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Lung Function(7 posts)

Lung FunctionJon Billheimer
May 21, 2001 11:46 AM
For any of you guys-or gals-with a lot of race training experience, and/or anyone with a physio- or med-dr background, my major limiter is always lung function, due to a lifetime of world-class smoking and impaired lung capacity as a result. Currently, my endurance is fair(doing 120km long rides and increasing), and my LTHR is at 90% MHR. This weekend I did a club ride in the mountains with some moderate to long climbs on 6 to 8% grades. As usual, my legs held up but I maxed out on my wind. I'm training for some 20k TTs coming up in the next few weeks. What should I emphasize, VO2 max intervals, lactate tolerance intervals/repeats? Or what? Also, any other suggestions to improve the cardio-pulmonary machine? Thanks for your input.
re: Lung FunctionKyle
May 21, 2001 12:39 PM
Interesting question. I assume you've quit smoking?

In a normal healthy person, lung 'capacity' is not a limiting factor (though it sure feels like it is.) I've never seen a study on ex-smoker athletes, though I did once read a paper suggesting that lung function returns to near pre-smoking levels after quitting for a few years. And since your lungs have excess capacity for oxygenating blood, it may be that being an EX-smoker is not a big deal (unless, perhaps,you smoked during childhood when your lungs were developing.)

Regarding your LTHR. LT is a function of genetics (slow twitch good, fast twitch bad) and training. 90% is probably close to the ideal for a human and is in excess of what Lance Armstrong has been able to achieve. If you're really there (unlikely unless it's some wierd reaction to your smoking), you probably aren't going to see a lot of future improvement.

VO2max may be your problem. Most people agree that this relates primarily to your heart's stroke volume (and not lung function, but again I'm not sure about the smoking thing) and reacts to training, though the adaptation is fairly short term (maybe.) While high intensity training seems to create the fastest (and perhaps most complete) gains in VO2, the gains you'd see from hard intervals would probably be minimal, since you're obviously already highly trained (unless you're wrong about the LTHR)and therefore won't see the quick and 'easy' gains that an untrained person might enjoy.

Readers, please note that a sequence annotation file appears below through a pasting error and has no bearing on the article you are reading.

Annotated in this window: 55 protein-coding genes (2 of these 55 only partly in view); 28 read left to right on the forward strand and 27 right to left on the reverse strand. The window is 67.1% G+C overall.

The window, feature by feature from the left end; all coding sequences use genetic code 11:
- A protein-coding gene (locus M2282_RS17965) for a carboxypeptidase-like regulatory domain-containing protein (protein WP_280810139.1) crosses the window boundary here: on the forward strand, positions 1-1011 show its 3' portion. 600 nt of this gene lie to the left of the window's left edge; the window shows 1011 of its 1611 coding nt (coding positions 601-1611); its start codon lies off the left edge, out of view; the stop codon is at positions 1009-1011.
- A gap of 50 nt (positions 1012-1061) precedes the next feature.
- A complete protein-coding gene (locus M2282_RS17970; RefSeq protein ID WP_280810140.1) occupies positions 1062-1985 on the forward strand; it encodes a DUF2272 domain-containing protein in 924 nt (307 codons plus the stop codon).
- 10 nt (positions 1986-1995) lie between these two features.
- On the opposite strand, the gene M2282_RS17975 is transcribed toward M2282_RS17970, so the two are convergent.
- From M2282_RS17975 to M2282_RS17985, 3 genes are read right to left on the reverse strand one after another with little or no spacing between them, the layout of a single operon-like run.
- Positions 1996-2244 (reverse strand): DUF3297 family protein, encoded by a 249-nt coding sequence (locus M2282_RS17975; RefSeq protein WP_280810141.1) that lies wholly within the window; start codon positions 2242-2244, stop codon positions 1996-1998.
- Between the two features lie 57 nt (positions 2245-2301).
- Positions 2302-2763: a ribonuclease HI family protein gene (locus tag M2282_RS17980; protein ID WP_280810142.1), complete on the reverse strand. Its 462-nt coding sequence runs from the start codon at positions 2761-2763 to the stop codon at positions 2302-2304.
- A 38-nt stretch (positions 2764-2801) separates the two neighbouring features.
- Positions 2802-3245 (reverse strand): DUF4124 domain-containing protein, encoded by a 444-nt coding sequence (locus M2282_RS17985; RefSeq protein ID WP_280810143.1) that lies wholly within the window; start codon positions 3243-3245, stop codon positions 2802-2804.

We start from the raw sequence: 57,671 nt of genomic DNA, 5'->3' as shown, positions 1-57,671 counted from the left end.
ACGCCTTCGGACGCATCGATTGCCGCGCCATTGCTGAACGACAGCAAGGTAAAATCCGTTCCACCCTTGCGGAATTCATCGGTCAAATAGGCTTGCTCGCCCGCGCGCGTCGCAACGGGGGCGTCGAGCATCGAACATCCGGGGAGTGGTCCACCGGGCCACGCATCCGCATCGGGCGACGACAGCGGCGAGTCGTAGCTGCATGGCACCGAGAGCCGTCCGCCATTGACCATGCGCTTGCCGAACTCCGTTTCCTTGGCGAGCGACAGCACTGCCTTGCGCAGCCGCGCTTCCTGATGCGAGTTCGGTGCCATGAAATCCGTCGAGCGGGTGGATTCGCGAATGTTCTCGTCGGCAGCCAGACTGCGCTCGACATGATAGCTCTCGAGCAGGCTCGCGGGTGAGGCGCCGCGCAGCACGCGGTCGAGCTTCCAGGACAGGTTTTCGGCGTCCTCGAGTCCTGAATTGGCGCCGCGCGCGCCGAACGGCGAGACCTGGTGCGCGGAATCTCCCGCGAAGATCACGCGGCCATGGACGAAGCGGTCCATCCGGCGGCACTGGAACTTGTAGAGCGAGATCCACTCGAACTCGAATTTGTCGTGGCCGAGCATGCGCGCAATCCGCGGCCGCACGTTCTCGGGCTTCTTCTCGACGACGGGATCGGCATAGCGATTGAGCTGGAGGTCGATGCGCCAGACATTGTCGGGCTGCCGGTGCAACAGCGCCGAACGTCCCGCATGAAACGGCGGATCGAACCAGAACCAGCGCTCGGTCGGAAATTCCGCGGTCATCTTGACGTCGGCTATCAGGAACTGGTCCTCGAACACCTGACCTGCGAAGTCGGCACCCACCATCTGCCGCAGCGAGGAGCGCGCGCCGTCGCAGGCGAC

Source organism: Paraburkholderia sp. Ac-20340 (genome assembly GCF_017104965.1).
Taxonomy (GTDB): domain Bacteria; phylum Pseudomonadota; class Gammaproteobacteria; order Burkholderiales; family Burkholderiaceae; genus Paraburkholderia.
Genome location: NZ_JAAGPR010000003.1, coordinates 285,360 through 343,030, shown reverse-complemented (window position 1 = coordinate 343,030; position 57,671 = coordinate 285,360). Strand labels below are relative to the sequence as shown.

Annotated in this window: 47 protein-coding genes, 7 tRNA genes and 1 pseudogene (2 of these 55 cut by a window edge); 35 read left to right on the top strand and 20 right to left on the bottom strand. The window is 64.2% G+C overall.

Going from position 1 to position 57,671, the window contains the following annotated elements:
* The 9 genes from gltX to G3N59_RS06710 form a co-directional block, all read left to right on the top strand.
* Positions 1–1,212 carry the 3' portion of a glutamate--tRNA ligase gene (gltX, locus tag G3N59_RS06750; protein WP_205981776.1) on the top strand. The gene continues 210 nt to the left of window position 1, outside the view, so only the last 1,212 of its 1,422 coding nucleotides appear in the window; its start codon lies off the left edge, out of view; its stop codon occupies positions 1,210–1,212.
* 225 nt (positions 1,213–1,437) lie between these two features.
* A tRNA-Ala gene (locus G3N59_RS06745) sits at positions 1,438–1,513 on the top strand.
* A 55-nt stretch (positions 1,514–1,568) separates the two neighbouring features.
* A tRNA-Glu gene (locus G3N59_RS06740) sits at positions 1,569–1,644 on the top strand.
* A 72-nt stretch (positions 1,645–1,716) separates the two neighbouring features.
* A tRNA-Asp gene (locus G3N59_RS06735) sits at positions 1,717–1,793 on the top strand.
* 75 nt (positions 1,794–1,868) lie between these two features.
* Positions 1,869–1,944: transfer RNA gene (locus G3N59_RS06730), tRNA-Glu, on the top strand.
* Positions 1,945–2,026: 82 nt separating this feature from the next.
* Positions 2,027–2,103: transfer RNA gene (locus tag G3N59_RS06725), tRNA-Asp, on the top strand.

Having said all that, 6x 4-5 minute intervals at max are probably your best bet for quick improvement for your TTs (once per week ought to be enough.) This might bump your VO2 out a few percentage points and give you a higher sustainable power output.

Good luck and stay out of the Lucky Strikes.
ThanksJon Billheimer
May 21, 2001 1:54 PM

Thanks a bunch for your response. I'm quite sure about my LTHR and max. HR. Have done some exercise physiology course work and have been doing structured race training for about 4 yrs. now. Your answer was about what I expected, but one is always looking for improvement ( or shortcuts? or less pain?). After a thorocotomy to repair my collapsed lung, the surgeon diagnosed me with emphysema. So I guess, 12 yrs. later, at the age of 56 a 33 min. 20K TT isn't all that bad. But I REALLY get annoyed when guys ten years older than me go blowing by!

So VO2 intervals, here we come. Anyone else with any real bright ideas?
May 21, 2001 2:57 PM
might throw a wrench into the gears of my argument. This is one of the exceptions to the rule that lung capacity isn't a limiter.

Interesting experiment:

One of the things that suggests we have lung capacity to spare (if I remember right) is that maximum voluntary ventilation volume (ie hyperventilating at while sitting behind your computer) is higher than volume at VO2max.

So, if this is still true for you, we can perhaps conclude that your emphysema is not your weak link. This is based on the half-baked theory (which I just made up two minute ago) that your body would compensate by increasing ventilation frequency and depth up to your MVVV to compensate.

But hey, what are you complaining about? 22mph is pretty respectable and those old guys can be #*&!@# fast. Sometimes you're better off comparing yourself to the 20 somethings.
VO2 MaxJon Billheimer
May 21, 2001 6:00 PM
I guess in the final analysis it doesn't matter whether my VO2 max. limiter is central or peripheral, the solution lies in breathing deeper and pedalling harder. If you have any ideas about improving pulmonary function, though, e-mail me at

Thanks for your input.
Legs & lungsKerry Irons
May 21, 2001 10:27 PM
John, not too much on your breathing questions, but a general rule for TTs is that if your lungs seem limiting, shift to a higher gear, and if your legs seem limiting, shift to a lower gear. This is all aobut trying to balance yourself, and is a pretty good guide. The 3-5 minute intervals suggestion is the best training for TTs.
Legs & lungsJon Billheimer
May 24, 2001 11:49 AM

Thanks for the advice. It will be followed. I appreciate the cumulative expertise and help offered on these boards.